Divorce can be painful for the whole family, but children often have the most difficulty making the transition. However, how you and your spouse approach the divorce can have a profound impact on how your child deals with their new family life. How you talk to your kids about this new change will depend on how old they are and their individual maturity and understanding clevels.
Below are a few tips that you can use to talk to your children about your divorce in the most efficient way possible.
- Think about the setting and circumstances beforehand.
Some parents will, unfortunately, blurt out the news in an emotional moment with very little planning. Avoid doing this if at all possible. Children who are old enough to remember the conversation often have it stuck in their mind for years to come. Studies indicate that the memory will also bring back pain when it is recalled. Take some time to think about where and when you will tell your child to make the memory easier in the long run.
- Do not assume you know how your child will react.
In most circumstances, no one knows your child better than you. However, that does not mean that you should assume you know what your child is feeling or how he or she will react. Some children will be happy about the divorce if it ends hostility and confrontation in the household. Others will be sad or upset. Some kids may surprise you and be understanding and sympathetic, particularly if they are older. Allow your child to react however he or she thinks is appropriate and try not to dictate to them how you think they should feel.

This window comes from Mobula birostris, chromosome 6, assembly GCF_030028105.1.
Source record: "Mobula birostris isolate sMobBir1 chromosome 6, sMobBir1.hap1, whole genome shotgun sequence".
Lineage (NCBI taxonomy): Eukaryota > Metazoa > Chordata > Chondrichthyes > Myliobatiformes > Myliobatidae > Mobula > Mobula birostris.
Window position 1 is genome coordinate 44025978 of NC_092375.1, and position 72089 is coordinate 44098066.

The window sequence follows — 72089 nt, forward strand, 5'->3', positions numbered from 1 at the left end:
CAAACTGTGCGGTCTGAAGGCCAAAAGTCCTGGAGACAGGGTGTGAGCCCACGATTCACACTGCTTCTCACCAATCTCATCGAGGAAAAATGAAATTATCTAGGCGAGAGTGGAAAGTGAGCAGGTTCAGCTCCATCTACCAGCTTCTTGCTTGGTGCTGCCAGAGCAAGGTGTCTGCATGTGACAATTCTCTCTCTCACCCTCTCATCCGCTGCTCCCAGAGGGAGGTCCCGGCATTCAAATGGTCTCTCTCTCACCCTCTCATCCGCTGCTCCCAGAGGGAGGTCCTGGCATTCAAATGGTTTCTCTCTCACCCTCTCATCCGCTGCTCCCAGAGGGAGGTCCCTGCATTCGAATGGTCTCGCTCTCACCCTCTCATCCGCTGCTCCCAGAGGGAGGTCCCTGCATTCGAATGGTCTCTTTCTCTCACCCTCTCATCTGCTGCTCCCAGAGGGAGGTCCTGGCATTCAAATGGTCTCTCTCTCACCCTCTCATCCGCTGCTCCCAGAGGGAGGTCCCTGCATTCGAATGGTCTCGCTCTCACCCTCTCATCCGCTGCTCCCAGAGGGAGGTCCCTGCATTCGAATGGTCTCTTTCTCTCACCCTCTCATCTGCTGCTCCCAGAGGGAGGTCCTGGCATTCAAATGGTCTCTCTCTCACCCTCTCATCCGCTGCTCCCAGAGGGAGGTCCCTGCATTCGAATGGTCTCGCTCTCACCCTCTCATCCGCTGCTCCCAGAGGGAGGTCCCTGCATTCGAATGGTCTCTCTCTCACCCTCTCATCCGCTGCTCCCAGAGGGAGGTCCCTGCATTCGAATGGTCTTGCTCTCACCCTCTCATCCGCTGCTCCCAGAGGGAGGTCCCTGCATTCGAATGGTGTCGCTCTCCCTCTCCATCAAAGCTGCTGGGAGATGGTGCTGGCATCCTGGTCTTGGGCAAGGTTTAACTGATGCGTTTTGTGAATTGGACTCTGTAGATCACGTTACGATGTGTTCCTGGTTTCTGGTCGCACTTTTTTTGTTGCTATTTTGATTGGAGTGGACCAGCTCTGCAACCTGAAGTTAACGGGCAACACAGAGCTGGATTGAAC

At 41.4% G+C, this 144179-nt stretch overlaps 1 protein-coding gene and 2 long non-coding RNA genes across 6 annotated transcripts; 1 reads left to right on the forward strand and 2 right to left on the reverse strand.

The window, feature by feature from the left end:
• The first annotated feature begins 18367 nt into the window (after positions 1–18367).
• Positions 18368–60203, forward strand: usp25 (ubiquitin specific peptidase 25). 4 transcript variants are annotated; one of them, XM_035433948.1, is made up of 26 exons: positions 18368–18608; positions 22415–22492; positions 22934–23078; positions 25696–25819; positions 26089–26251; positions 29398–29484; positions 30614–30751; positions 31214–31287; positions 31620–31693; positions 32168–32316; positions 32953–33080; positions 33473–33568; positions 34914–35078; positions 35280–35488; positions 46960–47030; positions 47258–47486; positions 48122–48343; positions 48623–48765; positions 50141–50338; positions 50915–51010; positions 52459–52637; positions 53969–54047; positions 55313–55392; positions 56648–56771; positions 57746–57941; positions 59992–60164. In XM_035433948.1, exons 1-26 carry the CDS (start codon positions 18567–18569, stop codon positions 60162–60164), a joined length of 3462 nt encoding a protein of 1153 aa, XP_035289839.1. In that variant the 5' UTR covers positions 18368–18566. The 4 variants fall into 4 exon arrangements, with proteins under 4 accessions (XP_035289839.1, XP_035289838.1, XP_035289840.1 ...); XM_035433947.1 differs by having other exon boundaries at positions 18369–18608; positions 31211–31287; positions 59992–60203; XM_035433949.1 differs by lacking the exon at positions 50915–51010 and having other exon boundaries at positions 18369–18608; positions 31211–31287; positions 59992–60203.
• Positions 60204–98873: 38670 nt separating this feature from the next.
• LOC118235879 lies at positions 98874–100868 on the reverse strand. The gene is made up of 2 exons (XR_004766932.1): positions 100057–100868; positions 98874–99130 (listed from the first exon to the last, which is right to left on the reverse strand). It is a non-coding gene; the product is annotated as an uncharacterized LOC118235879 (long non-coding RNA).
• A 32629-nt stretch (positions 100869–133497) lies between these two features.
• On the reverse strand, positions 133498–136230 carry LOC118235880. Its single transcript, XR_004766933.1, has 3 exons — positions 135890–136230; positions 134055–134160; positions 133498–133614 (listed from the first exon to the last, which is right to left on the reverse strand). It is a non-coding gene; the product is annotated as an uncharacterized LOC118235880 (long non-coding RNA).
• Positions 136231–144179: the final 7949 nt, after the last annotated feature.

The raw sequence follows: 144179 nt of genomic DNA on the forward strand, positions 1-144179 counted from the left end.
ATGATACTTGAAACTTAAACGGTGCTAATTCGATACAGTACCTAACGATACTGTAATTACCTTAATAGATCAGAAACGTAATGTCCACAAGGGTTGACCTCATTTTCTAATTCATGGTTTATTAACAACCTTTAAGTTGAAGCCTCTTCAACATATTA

- Try to field difficult questions honestly.
Your children will have questions throughout the divorce process. It will help their understanding and comfort level if you thoroughly explain what is happening and why it is happening. It is a natural reaction to attempt to calm a child if we see that he or she is in pain. However, information can soothe children more than superficial comforting in most divorces.
- Let children know 2 to 3 weeks before the actual separation.
Kids will need time to process this life-changing event. It is a good idea to allow them a couple of weeks to fully understand what is happening and ask both parents questions about the process. Telling your child too soon can prolong a painful process that your child really just wants to get through. However, not giving them enough time can be an overwhelming shock. Just like the divorce process is difficult on you, it is also extremely hard for your child because he or she does not fully understand what is happening and has no control over the outcome.
- Talk to your children as a team and do not blame one another.
It is important that your kids see you and your spouse is a unified front. Approach your children together, if possible. Allowing your children to see that you are both civilized adults through this process sets an outstanding example. Avoid blaming the other spouse for anything, as this can lead to resentment in the future.
For more tips and information about the divorce process, contact our office by calling 813-280-5301.